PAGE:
Are Peak Treasury Yields Approaching? Some Investors Think So

They are buying into weakness, confident that a peak in interest rates will eventually lift the market for U.S. government debt.

By Gertrude Chavez-Dreyfuss

As Treasuries wobble ahead of the outcome of the Federal Reserve’s monetary policy meeting on Sept. 20, some investors are buying into the weakness, confident that a peak in interest rates will eventually lift the market for U.S. government debt.

It’s a bet that has backfired several times in the past year, as stronger-than-expected economic growth forced investors to recalibrate views for how soon the U.S. central bank would cut rates, keeping Treasury yields elevated. Yields move inversely to bond prices.

Bullish investors, however, believe ebbing inflation and looming threats to U.S. growth in the fourth quarter make it likely that the peak for rates – and in turn, Treasury yields – is approaching.

“Our view is that the Fed is done (raising rates),” said Chris Diaz, portfolio manager and co-head of global taxable fixed income at Brown Advisory. “If conditions stay the way they are, growth is going to weaken,” allowing the Fed to lower rates.”

Yields on benchmark 10-year Treasury notes hit 4.366% on Aug. 22, the highest level since 2007. Their surge over the last several weeks reflects the view that the Fed is likely to leave rates around current levels for longer than many investors had previously expected.

Others, however, say it’s only a matter of time until the Fed’s monetary policy tightening pressures the economy and forces policymakers to cut rates. Additionally, many believe a 400-basis-point climb in the 10-year Treasury yield from its post-pandemic low leaves little downside for government bonds.

Diaz said his firm has “more duration than our benchmarks,” meaning it has increased bets on longer-dated Treasuries in anticipation of rising prices.

Data from the Commodity Futures Trading Commission showed investors reduced short positioning on the U.S. five-year and 10-year Treasury futures in the latest week. Net shorts on benchmark 10-year futures have fallen for two straight weeks, while those on five-year futures have contracted about 18% from record levels in early August.

Investors widely expect the U.S. central bank’s policy-setting Federal Open Market Committee to keep its benchmark overnight interest rate unchanged in the 5.25%-5.50% target range at the end of a two-day meeting on Wednesday.

Futures bets tied to the Fed’s key policy rate on Tuesday were pricing less than a 30% chance of a rate hike in November and about 40% of one in December, LSEG’s FedWatch data showed.

Peak Rates?

Yields shot higher last year as the Fed unleashed a barrage of rate increases to tackle surging inflation, which soared to a 40-year high.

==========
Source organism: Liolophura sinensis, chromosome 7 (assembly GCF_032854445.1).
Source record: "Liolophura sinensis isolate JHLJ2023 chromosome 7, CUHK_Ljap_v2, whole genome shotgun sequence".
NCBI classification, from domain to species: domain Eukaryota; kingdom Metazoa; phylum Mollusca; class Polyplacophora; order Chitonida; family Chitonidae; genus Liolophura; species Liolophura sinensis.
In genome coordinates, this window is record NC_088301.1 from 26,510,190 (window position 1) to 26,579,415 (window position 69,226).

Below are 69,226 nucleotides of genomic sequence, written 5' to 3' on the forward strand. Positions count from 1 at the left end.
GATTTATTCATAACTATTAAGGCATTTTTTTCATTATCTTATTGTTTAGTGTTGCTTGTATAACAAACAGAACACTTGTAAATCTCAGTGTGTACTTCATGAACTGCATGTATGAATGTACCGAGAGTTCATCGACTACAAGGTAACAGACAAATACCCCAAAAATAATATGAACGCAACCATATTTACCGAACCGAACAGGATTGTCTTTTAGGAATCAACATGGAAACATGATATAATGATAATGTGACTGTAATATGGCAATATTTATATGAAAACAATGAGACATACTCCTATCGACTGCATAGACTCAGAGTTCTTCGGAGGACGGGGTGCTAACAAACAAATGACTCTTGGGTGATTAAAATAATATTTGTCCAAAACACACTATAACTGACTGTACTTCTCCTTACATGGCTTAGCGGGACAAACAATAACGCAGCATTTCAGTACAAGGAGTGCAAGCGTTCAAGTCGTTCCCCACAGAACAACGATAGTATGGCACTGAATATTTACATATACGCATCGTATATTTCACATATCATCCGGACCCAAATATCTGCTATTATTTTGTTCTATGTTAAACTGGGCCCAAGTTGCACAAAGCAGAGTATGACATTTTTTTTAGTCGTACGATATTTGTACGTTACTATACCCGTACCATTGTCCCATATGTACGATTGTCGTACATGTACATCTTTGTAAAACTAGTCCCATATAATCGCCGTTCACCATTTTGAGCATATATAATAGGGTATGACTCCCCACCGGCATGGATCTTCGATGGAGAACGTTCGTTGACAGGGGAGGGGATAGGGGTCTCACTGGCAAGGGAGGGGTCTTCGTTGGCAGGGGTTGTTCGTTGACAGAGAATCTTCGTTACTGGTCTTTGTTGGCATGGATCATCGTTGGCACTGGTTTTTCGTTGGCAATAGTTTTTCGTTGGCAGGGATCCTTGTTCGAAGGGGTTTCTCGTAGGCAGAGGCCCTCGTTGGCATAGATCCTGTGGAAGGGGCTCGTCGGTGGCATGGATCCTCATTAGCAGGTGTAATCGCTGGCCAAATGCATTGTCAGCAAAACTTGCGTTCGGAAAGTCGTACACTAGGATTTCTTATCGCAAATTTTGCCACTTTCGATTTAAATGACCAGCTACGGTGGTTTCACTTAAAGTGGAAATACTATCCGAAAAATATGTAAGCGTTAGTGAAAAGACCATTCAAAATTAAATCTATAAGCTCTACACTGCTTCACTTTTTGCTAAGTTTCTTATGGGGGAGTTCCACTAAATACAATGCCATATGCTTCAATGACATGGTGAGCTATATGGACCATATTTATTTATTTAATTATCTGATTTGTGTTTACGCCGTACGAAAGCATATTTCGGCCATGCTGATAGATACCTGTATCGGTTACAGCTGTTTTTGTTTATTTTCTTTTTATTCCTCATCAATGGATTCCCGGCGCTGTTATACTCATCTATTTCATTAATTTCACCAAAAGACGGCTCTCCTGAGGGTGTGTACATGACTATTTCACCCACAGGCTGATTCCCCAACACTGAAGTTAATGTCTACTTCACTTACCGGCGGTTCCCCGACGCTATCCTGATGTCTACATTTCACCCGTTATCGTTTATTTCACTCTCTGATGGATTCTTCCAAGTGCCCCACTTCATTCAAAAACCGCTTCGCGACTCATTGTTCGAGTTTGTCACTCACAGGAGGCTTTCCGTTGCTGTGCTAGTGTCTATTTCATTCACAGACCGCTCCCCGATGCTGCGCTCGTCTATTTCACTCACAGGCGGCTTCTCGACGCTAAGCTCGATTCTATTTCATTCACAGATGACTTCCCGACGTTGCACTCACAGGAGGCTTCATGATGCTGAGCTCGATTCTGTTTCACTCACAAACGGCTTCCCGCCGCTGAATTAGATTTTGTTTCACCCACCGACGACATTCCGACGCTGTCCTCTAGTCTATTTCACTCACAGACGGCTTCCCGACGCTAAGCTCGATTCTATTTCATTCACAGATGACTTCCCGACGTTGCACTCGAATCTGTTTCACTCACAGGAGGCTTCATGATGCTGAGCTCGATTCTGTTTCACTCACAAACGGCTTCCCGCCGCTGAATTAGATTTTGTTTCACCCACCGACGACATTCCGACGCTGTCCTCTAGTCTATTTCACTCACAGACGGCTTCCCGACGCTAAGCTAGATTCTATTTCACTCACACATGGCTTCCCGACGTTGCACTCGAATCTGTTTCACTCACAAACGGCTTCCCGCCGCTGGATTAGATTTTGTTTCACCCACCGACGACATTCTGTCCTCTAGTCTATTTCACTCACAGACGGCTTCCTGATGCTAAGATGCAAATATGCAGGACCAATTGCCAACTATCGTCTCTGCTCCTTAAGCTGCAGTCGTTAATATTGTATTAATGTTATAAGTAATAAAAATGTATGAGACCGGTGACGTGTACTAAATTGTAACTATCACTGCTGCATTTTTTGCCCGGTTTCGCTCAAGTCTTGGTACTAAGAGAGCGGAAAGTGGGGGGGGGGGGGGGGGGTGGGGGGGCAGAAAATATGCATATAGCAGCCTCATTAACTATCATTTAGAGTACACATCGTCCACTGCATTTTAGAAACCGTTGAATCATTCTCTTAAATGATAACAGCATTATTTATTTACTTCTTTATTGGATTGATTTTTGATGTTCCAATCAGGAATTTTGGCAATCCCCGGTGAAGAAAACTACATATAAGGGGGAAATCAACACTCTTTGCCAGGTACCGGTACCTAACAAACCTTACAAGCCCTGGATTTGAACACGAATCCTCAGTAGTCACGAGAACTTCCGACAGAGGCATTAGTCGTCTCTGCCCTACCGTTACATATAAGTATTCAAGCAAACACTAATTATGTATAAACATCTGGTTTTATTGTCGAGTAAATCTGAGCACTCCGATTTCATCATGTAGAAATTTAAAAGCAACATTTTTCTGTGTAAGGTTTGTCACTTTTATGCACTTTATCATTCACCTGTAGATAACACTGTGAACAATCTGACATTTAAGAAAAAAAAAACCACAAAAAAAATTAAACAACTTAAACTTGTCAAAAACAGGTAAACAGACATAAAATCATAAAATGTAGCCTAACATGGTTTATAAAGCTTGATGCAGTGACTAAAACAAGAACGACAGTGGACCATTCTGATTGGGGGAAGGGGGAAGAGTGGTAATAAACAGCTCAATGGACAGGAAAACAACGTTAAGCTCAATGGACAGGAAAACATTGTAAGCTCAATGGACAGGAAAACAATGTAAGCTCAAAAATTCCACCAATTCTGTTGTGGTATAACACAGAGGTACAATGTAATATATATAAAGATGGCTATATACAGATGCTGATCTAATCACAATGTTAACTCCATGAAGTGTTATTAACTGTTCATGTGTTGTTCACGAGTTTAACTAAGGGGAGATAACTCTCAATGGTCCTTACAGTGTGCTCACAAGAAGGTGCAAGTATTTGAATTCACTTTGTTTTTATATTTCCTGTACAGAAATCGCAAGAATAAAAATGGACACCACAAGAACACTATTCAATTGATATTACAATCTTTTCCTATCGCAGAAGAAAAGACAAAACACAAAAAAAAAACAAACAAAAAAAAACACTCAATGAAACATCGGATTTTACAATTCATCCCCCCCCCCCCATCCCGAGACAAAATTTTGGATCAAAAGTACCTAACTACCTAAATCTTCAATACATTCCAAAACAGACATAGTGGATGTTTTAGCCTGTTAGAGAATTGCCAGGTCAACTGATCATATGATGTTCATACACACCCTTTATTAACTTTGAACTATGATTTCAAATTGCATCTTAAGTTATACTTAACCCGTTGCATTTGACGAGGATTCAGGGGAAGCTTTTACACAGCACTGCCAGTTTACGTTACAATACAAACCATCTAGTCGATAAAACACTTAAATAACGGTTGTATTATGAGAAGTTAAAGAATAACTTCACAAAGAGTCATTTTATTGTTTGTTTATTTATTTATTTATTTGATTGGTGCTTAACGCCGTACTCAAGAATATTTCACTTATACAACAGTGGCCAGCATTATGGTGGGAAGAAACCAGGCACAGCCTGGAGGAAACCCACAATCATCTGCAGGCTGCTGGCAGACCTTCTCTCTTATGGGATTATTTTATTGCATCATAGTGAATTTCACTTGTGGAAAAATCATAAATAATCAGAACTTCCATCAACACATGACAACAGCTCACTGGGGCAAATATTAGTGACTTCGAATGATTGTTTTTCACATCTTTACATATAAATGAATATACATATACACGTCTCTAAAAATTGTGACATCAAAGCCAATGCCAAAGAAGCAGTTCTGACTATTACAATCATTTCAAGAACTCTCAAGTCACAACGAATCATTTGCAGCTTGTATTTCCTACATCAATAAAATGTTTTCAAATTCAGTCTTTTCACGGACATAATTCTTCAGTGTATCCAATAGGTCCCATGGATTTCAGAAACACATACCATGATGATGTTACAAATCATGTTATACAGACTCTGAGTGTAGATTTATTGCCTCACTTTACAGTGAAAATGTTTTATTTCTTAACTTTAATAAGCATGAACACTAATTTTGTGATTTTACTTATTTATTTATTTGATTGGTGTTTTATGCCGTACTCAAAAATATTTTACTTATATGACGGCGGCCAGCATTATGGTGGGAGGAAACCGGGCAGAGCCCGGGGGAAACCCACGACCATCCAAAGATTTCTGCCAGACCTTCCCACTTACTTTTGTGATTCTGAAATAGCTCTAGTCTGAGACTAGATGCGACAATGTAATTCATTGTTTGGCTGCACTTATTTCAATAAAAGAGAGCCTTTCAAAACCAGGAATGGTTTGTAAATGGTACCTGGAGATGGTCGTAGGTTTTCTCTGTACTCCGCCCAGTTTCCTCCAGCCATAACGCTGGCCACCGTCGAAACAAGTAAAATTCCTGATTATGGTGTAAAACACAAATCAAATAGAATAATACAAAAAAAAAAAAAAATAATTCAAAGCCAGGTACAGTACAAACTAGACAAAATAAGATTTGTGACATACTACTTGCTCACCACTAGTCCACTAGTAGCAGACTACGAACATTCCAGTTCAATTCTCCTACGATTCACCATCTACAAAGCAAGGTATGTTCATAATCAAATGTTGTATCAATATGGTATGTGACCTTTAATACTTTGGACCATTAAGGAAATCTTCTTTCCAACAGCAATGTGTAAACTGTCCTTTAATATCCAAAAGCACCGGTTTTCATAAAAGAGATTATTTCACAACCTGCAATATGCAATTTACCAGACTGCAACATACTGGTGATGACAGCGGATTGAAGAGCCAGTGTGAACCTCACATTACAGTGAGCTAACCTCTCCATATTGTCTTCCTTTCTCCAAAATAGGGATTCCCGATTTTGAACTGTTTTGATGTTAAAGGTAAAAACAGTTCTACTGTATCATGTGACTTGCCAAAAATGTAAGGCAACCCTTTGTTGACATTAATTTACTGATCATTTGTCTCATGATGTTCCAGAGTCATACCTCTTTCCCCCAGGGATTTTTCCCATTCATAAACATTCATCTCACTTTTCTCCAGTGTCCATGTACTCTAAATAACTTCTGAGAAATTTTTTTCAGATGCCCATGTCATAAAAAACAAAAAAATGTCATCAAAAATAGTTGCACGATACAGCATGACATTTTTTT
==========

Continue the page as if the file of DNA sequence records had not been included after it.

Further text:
Though a crisis in the banking sector prompted investors to pile into Treasuries earlier this year, it didn’t take long before yields were marching higher again, as the Fed hammered home its “higher-for-longer” mantra on interest rates.

Traders expect the central bank to begin cutting rates by September 2024, futures pricing showed. That compared to expectations earlier this year on rates starting to head lower in January 2024.

Bullish investors, however, say signs of ebbing consumer price pressures will keep another rate increase at bay. Inflation, as measured by the Fed’s preferred gauge, the personal consumption expenditures (PCE) price index, has eased from its 7% peak last summer to 3.3% in July.

And while resilient growth has pushed most strategists to revise forecasts for a 2023 recession, an auto workers strike, a possible federal government shutdown, and a student loan squeeze on consumers are looming over the economy in the fourth quarter.

At the same time, some investors believe the economy risks a recession – or at least a sharp slowdown – sometime next year. One recession signal has been the inverted Treasury yield curve, a market phenomenon that has preceded past downturns.

“Our view is that the economy is slowing and … so we would want to be more defensive overall,” said Arvind Narayanan, senior portfolio manager and co-head of investment grade credit at Vanguard. “That leads us to be biased toward long duration.”

Of course, more unexpected strength in the economy could force the Fed to keep rates elevated for longer, testing the patience of Treasury bulls once again.

U.S. Treasury Secretary Janet Yellen told Reuters this week that a “soft-landing” scenario for the U.S. economy can withstand near-term risks including the United Auto Workers strike and spillovers from China’s economic woes.

Anders Persson, chief investment officer of global fixed income at Nuveen, said his firm believes the economy is holding up better than expected.

“From a scale of one to 10, with 10 being very comfortable with risk, we are a six,” he said.

This article was provided by Reuters,

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